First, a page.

The Southern Peloponnese is a region of towering mountains and seascapes, but also a deep history. At the base of the infamous Mani Peninsula is the charming town of Gythio. A seafront town with an all season presence of many locals and visitors. There is a quiet and distinct character in Gythio, from the promenade along the sea that stretches the length of the town, its busy but simple marina, and the classical buildings and lighthouse that line the road.
It is not hard to connect certain places in Greece with tales and myths from antiquity. Gythio has a connection to the story of Helen of Troy and the subsequent Trojan War. Stories tell the tale that the tiny island Cranae which is only a few meters from mainland Gythio, is where Helen and Paris first spent time together.
But Gythio’s history goes deeper than the time of the Trojan War. Ancient myths tell us that the area was founded by the legend Hercules and the God Apollo, who called it Gythium. It continued to prove its value as a trading post which shared luxurious goods like rare purple dyes for fabric. It wasn’t all feasts and fancy goods in Gythio. Its proximity to ancient Sparta and its location on the sea made it a strategic place for ports and ship construction, but also many battles and sieges.
Take a trip to Gythio’s ancient past by visiting the Theater of Gythium, located right at the beginning of town. It is believed to have been built by the Romans, and still remains well preserved today. The theater is often still used for events like artistic performances. The rest of the town is built with a vintage Greek style, embodying the lively sixties era, the time when Gythio became a place to be, because of the new and spacious port that still continues to offer ferries to islands like Kythira and Crete today. Depending on the season, you could easily catch one of these daily cruises to the island of your liking.
But Gythio is just as beautiful as its neighboring islands, with its own unique charm. The classic buildings that line the streets are almost all painted in warm pastel colors with original shutters that seem uniform along the whole block. The best view of the town is certainly from the furthest end of the boat dock and marina. From there you will see the whole town and also the small but important island Cranae. Today this small island is connected to the main road by a concrete walking bridge. It is the site of Gythio’s lighthouse and the almost two-hundred-year-old Tzannetakis Tower. There is also a tiny church by the name Agios Pavlos built at the water’s edge, setting a gorgeous and authentically Greek scene.
The lighthouse is truly a sight to see, standing at twenty-five meters tall and built from bright white marble which is found in abundance throughout the Mediterranean. Its light also continues to flash out into the sea, as it has since its construction in 1873. The island’s Tzannetakis Tower is slightly older, dating back to 1829. It was originally the home of its namesake Tzanetakis Grigorakis and has now become a Maritime Museum which displays the history of Gythio and the Mani Peninsula.
As you walk to and from the small island along the seaside promenade, you will have a hard time narrowing down your options for food or drinks. The streets are packed with these establishments and each one looks just as inviting as the next. Naturally most places have outdoor seating right along the water, making for an authentic Greek dining experience, especially in the summertime.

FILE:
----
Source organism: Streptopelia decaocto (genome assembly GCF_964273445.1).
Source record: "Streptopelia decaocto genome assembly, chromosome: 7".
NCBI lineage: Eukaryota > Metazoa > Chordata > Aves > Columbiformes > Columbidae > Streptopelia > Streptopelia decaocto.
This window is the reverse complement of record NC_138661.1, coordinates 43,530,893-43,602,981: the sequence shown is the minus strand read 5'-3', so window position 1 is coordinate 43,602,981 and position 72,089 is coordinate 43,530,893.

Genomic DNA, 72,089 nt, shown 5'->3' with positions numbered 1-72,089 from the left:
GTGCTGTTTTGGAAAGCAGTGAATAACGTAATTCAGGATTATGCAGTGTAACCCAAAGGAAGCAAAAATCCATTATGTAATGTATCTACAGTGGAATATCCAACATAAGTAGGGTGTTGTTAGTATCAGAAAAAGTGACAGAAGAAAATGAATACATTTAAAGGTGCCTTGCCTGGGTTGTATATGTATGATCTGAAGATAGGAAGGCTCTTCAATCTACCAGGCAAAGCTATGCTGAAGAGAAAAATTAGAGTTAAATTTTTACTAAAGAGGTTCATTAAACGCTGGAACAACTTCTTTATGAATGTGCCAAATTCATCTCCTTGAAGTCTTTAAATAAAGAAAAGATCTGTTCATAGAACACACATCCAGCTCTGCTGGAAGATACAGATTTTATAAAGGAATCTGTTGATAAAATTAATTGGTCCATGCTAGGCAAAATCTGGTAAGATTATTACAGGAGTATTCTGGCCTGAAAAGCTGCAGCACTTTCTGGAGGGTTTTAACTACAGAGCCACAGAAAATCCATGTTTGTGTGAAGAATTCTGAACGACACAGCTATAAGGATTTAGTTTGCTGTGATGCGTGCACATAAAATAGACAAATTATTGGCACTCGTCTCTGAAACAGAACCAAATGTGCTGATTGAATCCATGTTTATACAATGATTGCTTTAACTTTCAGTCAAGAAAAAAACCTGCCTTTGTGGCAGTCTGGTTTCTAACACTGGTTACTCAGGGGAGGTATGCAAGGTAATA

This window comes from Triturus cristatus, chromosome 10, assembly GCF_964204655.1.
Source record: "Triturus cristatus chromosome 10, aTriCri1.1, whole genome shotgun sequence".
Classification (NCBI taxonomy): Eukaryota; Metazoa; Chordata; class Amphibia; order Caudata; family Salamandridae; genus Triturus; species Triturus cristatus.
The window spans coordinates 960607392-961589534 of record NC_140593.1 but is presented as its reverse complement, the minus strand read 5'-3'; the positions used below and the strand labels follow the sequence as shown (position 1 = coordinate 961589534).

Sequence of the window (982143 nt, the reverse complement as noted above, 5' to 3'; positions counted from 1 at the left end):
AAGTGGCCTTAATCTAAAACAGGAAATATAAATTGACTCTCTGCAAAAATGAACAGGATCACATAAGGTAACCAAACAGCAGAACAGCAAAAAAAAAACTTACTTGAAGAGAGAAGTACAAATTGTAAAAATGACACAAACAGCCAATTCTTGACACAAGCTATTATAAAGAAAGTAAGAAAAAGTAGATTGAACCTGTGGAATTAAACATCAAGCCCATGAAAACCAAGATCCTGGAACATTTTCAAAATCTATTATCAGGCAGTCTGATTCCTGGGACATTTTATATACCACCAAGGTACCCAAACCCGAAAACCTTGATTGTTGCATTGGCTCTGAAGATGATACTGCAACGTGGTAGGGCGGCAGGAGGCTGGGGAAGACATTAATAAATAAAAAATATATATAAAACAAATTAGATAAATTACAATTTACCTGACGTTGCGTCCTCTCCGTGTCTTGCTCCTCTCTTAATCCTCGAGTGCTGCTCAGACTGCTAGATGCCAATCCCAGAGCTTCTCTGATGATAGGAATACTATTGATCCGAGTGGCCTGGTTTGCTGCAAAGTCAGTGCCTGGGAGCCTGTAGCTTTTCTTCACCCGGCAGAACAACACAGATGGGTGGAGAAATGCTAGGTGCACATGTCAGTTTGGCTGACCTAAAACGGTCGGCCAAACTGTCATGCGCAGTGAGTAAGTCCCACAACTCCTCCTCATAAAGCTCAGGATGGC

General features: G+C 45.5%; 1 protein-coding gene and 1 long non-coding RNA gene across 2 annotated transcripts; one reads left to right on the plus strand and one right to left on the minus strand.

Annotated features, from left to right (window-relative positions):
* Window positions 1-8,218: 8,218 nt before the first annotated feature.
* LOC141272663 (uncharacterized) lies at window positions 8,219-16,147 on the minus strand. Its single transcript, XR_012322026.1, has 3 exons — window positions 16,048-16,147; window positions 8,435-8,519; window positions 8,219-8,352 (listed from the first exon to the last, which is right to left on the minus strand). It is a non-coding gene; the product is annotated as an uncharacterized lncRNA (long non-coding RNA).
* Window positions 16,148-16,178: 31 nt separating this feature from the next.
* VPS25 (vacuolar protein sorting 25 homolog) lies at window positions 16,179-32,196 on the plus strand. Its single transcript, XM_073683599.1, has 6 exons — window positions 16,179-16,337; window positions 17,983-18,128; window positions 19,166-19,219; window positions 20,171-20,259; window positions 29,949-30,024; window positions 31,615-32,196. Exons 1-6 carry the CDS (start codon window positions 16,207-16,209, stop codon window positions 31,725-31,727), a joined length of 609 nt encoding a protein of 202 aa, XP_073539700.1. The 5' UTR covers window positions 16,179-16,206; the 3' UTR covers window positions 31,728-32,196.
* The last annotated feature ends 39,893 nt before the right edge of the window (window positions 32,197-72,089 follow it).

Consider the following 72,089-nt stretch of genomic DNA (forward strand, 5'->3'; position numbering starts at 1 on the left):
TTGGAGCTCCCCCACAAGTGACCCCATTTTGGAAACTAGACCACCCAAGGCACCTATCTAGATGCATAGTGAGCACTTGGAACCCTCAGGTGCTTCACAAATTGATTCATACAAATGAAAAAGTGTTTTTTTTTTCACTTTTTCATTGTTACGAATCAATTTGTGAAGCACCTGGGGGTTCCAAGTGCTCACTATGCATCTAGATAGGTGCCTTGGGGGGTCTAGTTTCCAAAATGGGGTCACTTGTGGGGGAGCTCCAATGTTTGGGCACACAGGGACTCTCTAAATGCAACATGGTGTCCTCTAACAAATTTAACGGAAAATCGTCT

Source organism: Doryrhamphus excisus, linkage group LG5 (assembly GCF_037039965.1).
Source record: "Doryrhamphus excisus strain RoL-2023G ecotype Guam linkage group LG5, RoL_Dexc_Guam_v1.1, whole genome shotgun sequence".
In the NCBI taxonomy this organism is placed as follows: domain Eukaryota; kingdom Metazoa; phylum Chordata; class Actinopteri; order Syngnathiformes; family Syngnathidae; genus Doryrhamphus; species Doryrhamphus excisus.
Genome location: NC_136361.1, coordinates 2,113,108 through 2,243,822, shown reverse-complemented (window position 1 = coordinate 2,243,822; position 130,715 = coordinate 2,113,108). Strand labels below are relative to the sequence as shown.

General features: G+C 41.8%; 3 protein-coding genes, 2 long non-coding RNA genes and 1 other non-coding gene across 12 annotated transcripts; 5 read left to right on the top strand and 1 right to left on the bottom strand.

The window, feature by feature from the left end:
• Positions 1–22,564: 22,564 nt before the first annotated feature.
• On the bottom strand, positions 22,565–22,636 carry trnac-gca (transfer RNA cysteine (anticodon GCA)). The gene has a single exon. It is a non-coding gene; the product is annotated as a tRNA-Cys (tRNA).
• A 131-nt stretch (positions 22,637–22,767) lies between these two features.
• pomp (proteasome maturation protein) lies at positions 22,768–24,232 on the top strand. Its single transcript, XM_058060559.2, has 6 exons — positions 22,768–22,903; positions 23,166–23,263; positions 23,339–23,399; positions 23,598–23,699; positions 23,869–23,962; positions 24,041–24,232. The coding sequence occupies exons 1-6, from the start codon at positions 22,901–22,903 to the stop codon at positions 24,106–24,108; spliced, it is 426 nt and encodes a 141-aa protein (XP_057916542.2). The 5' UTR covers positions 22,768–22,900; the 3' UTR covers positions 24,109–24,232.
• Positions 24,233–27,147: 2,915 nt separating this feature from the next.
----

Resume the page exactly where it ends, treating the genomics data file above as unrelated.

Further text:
Along with Gythio’s historic and architectural charm, there are also plenty of natural treasures to see. If you are more into sea, sun, and sand, take the ten-minute drive south of town to the organized beach Mavrovouni. It has a long coastline with a mix of sand and small pebbles. Along the beach you will find plenty of organized beach chairs, along with a selection of cafes and tavernas. If you like your accommodation to be more chill and secluded, you can find villas and beach bungalows all along this area.
Another notable beach just a ten minute drive north of Gythio is called Paralia Valtaki. This is a popular spot for photographers and video creators, because of the shipwreck gracing the beachfront. The Dimitrios Shipwreck, as it is called, has a questionable reason for being washed up on this beach. The vessel was originally built in 1950 and had its home base at Piraeus Port in Athens. It had a long career before it got stranded on the beach in the 1980’s, supposedly during its operations smuggling illegal cigarettes across the Mediterranean. However, uncovered official reports state that the ship docked in Gythio because the captain needed immediate medical attention for a sudden illness. Lack of money and engine trouble ultimately led to the ship being abandoned and swept out to sea during stormy weather.
Gythio is central to a lot of special places on the Mani Peninsula and the region of Laconia. Within an hour’s drive or less you can visit notable towns like Areopoli and Monemvasia. But once you arrive in Gythio, it will surely be hard to leave. It is the kind of place that makes you feel like you have stepped into the heart of Greece. Yes, there are visitors and tourists, but to a far smaller degree compared to other places throughout Greece. In Gythio, you can see restaurants drying their fresh caught octopus right along the marina, next to the older men still fishing. There are no big stores and brand name chains, just the authentic shops and establishments commonly passed down by generations. It is a calming escape from the hustle of the everyday. When you picture summers in Greece as a kid and the butterflies in your stomach feeling it gave you, Gythio is the place to relive that feeling.